If you’ve been following me at all, you won’t be unfamiliar with my teeny-tiny online business: The Littlest Online Bookshop.
In case you don’t know, TLOB is a very small independent used bookstore completely online. I ship internationally and am working to connect people everywhere with books. It’s my passion project and something that has basically taken over my life… besides my actual job, that is.
Over the last two months, since the store opened, I’ve learned a lot. Not just about what it’s like running a business, but about me as a person and what I’d like to do with my life.
But also I learned a lot about e-commerce.
I knew going into this that it wasn’t going to be simple or easy. In fact, I’m widely surprised it’s done as well as it has since opening. To be honest, I completely expected to have no business. I didn’t think anyone would be able to find the store, or that anyone would be interested in some random assortment of used books I have in stock. But, somehow, my flailing attempts at marketing have drummed up some business. Weird.
So here a few things I’ve learned in the last two months of relatively successful business ownership…
It might take over your life just a little
I’m sure any small business owner will agree with me. When I’m not actively doing inventory/adding stock to the store, I’m marketing or managing social media or researching more efficient shipping or packing shipments or organizing books or answering customer questions or updating financial spreadsheets or or or…
There are a million and one things for me to be doing at any given moment. Most of them not fatally important but essential for the business to keep running smoothly.
One thing I’m trying to do, especially now when things have gotten eerily quiet in the store, is keeping a balance between when I’m working on bookstore things and when I’m working on other stuff… any other stuff. The bookstore was meant to be a way to make a little more money while I continue to write and work my day job, but so far the bookstore has edged its way into my writing time. Proper time management is key, but that’s easier said than done in my case.
But, as I said, this is something to continue working on. And as I get more comfortable with my business, I’m sure learning what needs to be done right now and what can wait a little will become more obvious.
Shipping in Canada is expensive
Being a completely online business, the only way I can get my books to customers is via shipping (or local delivery). And having never mailed anything more than a postcard or a letter in my life, I was taken aback by how costly it is to ship just about anything.
I have yet to ferret out the reason why considering I’ve researched shipping costs in the U.S.A. and it’s miraculously less down there. The only thing I can think of is that they charge that much because they can.
But, whatever the reason, it makes it so difficult for tiny businesses just starting out to get a leg up. With all the cost of opening the business itself and how much I end up paying for shipping, it’s going to take me years to make any sort of profit. I’ve even lost money on certain orders because the shipping cost ended up being more than the actual order. But, there’s not much I can do because I’ve yet to find a more affordable option.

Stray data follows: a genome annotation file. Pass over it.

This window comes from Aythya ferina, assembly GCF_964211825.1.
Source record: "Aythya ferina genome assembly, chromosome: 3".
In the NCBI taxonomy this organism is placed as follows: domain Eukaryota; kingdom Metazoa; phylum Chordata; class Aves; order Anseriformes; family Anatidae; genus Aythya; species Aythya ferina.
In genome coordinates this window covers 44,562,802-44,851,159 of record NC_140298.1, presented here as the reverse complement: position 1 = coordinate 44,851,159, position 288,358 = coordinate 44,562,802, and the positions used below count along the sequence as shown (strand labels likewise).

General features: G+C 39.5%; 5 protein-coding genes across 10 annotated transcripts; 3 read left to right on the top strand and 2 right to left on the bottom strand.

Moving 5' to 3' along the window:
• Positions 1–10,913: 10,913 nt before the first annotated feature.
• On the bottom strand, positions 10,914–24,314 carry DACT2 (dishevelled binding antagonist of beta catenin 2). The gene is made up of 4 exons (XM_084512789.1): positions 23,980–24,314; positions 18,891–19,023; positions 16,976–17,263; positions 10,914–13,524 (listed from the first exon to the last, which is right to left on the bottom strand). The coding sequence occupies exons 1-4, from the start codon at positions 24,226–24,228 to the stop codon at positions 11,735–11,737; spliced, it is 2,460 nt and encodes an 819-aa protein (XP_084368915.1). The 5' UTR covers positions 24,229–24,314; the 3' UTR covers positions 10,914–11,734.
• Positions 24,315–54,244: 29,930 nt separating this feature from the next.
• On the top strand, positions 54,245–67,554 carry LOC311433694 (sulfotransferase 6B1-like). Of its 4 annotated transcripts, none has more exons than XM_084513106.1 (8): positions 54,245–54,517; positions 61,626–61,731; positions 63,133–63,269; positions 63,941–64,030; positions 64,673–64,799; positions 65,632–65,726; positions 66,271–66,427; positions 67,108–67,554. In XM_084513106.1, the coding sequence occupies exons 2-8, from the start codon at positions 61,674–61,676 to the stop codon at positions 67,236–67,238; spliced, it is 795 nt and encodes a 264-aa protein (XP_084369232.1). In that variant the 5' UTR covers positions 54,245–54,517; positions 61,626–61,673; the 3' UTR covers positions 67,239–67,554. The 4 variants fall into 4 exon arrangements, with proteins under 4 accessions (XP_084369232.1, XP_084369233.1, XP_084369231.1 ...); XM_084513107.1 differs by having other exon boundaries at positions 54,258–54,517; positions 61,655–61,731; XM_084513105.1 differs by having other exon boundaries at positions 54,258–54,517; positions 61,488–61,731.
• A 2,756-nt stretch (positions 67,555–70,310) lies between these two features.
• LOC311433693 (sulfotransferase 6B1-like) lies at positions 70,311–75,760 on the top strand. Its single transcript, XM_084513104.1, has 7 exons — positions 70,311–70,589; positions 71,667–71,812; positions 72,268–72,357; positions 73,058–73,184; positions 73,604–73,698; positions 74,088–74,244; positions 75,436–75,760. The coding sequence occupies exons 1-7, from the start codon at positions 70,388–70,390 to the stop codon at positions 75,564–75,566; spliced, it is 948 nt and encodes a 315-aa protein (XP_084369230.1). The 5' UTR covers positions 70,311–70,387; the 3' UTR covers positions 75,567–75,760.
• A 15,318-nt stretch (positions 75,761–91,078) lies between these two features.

Now, don’t get me wrong, I love my customers. It’s been such a pleasure connecting them with books and seeing their delight when they receive their orders (if they send an email or post on Instagram). But, it’s hard to convince people to pay for shipping, especially at the prices Canada Post asks. And I don’t expect them to.
So, I have to basically absorb the difference. It’s easy enough for big companies (*cough cough* Amazon *cough cough*), but for a teeny-tiny business, it’s unaffordable.
Budgeting is complicated
Notice how I didn’t say “hard”? It hasn’t been difficult, per se, especially since the business is moving slow enough for me to keep up with. But, it isn’t simple. Maybe because I’m doing it myself, maybe because it’s spread over multiple spreadsheets.
It is very necessary, though. Keep. Track. Of. Your. Money.
What comes in and what comes out needs to be properly documented. Everything needs to be documented. Every bill or expense or payment.
It’s not difficult, but it’s a lot. Especially as someone who’s expertise lies with words and books and art, not with numbers and money and spreadsheets. I like organizing, but I always live in fear that I’ve forgotten something.
Amazing customers make it all worth it
Amongst all the craziness and the stress and the worry, the customers are the best part of this journey. Obviously, they are what make the shop possible in the most basic way, but the community is just as important. Any time someone lets me know they got their order, or posts a picture on Instagram, or shows any enthusiasm towards my store, it makes it all worth it.
Like there’s nothing more joyful than knowing I connected someone with a new book.
And they’re the reason I opened the store in the first place. I didn’t start an online business to make money, I started it to share my passion for books and create a book-loving community.
The support I’ve received since the store opened has blown me away. To be perfectly honest, I didn’t expect all the support and enthusiasm. They keep me coming back even when I feel overwhelmed.
So, if you’ve supported my store in anyway–even if that’s just checking it out and telling someone–thank you.
THANK YOU THANK YOU!
There are so many other things I’ve learned that I can’t really put into words. I’m constantly learning something new every day. Whether it’s the inner workings of e-commerce, running a website itself, marketing, shipping, and everything in between.
But this has given me such a new drive and I’m determined to work my ass off to make sure this business thrives and to cultivate a creative and loving book community.